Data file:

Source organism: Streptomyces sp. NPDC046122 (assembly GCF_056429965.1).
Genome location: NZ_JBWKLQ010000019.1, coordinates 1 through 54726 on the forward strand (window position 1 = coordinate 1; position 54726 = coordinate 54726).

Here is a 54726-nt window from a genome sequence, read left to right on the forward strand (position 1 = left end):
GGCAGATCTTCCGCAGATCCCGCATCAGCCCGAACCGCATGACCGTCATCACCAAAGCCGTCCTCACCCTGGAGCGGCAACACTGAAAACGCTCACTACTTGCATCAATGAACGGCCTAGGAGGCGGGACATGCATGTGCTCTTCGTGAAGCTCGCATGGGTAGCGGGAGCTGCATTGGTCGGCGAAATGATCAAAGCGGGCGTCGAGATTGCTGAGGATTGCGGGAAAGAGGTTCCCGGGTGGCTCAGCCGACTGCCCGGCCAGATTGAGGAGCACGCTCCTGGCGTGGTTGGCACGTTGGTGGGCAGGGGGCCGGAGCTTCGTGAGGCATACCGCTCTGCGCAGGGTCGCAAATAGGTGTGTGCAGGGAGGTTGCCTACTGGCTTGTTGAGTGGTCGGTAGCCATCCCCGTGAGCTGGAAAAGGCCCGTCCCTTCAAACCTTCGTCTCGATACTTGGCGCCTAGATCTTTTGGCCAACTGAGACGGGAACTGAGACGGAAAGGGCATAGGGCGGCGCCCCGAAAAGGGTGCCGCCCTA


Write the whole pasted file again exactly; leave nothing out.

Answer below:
Source organism: Streptomyces sp. NPDC046122 (assembly GCF_056429965.1).
Genome location: NZ_JBWKLQ010000019.1, coordinates 1 through 54726 on the forward strand (window position 1 = coordinate 1; position 54726 = coordinate 54726).

Here is a 54726-nt window from a genome sequence, read left to right on the forward strand (position 1 = left end):
GGCAGATCTTCCGCAGATCCCGCATCAGCCCGAACCGCATGACCGTCATCACCAAAGCCGTCCTCACCCTGGAGCGGCAACACTGAAAACGCTCACTACTTGCATCAATGAACGGCCTAGGAGGCGGGACATGCATGTGCTCTTCGTGAAGCTCGCATGGGTAGCGGGAGCTGCATTGGTCGGCGAAATGATCAAAGCGGGCGTCGAGATTGCTGAGGATTGCGGGAAAGAGGTTCCCGGGTGGCTCAGCCGACTGCCCGGCCAGATTGAGGAGCACGCTCCTGGCGTGGTTGGCACGTTGGTGGGCAGGGGGCCGGAGCTTCGTGAGGCATACCGCTCTGCGCAGGGTCGCAAATAGGTGTGTGCAGGGAGGTTGCCTACTGGCTTGTTGAGTGGTCGGTAGCCATCCCCGTGAGCTGGAAAAGGCCCGTCCCTTCAAACCTTCGTCTCGATACTTGGCGCCTAGATCTTTTGGCCAACTGAGACGGGAACTGAGACGGAAAGGGCATAGGGCGGCGCCCCGAAAAGGGTGCCGCCCTA